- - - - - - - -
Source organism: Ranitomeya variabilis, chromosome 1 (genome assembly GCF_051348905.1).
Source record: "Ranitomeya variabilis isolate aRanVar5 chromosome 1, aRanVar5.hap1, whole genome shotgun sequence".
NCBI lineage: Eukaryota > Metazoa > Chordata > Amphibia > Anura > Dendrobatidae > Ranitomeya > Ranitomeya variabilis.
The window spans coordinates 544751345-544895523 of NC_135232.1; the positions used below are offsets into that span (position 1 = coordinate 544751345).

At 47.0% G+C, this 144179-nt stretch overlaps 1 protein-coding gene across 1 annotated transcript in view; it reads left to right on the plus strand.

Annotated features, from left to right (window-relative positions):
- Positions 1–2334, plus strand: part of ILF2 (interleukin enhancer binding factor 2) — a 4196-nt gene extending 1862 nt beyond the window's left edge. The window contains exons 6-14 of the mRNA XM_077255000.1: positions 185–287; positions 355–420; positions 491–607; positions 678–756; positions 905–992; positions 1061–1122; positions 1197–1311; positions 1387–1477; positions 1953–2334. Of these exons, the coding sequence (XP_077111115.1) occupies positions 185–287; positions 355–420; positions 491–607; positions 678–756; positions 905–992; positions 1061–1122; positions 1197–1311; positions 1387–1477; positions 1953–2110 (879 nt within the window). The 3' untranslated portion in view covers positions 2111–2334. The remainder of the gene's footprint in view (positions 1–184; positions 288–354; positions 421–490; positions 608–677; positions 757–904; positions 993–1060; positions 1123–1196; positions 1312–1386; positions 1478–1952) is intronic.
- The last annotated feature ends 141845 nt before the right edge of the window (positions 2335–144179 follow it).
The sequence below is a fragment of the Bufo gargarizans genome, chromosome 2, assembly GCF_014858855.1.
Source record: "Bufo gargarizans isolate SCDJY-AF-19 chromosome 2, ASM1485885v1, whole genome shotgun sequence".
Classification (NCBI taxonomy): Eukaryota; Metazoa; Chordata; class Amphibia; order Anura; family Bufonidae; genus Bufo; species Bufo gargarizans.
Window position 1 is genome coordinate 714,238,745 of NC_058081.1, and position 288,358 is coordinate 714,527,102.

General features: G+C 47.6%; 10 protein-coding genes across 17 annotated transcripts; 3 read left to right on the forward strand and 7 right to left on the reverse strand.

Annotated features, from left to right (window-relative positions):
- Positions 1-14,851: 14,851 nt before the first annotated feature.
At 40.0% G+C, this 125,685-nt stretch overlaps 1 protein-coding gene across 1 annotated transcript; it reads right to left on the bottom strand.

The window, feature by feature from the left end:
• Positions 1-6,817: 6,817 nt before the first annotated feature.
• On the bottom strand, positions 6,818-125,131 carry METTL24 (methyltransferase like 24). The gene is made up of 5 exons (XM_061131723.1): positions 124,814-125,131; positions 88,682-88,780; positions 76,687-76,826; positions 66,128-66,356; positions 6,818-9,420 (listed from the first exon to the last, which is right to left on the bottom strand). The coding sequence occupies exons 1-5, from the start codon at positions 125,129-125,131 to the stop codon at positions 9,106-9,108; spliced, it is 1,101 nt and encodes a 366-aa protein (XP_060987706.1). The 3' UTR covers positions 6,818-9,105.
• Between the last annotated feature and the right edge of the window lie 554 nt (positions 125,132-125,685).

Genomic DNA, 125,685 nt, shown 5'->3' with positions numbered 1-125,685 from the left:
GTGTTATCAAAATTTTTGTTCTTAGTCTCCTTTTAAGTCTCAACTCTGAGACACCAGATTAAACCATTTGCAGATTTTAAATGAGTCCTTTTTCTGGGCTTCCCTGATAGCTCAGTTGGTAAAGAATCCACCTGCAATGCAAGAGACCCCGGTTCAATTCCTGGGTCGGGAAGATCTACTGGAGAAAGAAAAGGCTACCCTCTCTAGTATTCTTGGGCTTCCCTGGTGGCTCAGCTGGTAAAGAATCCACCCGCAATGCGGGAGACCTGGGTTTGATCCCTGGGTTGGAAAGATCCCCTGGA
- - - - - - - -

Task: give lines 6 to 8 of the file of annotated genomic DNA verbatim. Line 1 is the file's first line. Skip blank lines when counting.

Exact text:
Annotated features, from left to right (window-relative positions):
- Positions 1–2334, plus strand: part of ILF2 (interleukin enhancer binding factor 2) — a 4196-nt gene extending 1862 nt beyond the window's left edge. The window contains exons 6-14 of the mRNA XM_077255000.1: positions 185–287; positions 355–420; positions 491–607; positions 678–756; positions 905–992; positions 1061–1122; positions 1197–1311; positions 1387–1477; positions 1953–2334. Of these exons, the coding sequence (XP_077111115.1) occupies positions 185–287; positions 355–420; positions 491–607; positions 678–756; positions 905–992; positions 1061–1122; positions 1197–1311; positions 1387–1477; positions 1953–2110 (879 nt within the window). The 3' untranslated portion in view covers positions 2111–2334. The remainder of the gene's footprint in view (positions 1–184; positions 288–354; positions 421–490; positions 608–677; positions 757–904; positions 993–1060; positions 1123–1196; positions 1312–1386; positions 1478–1952) is intronic.
- The last annotated feature ends 141845 nt before the right edge of the window (positions 2335–144179 follow it).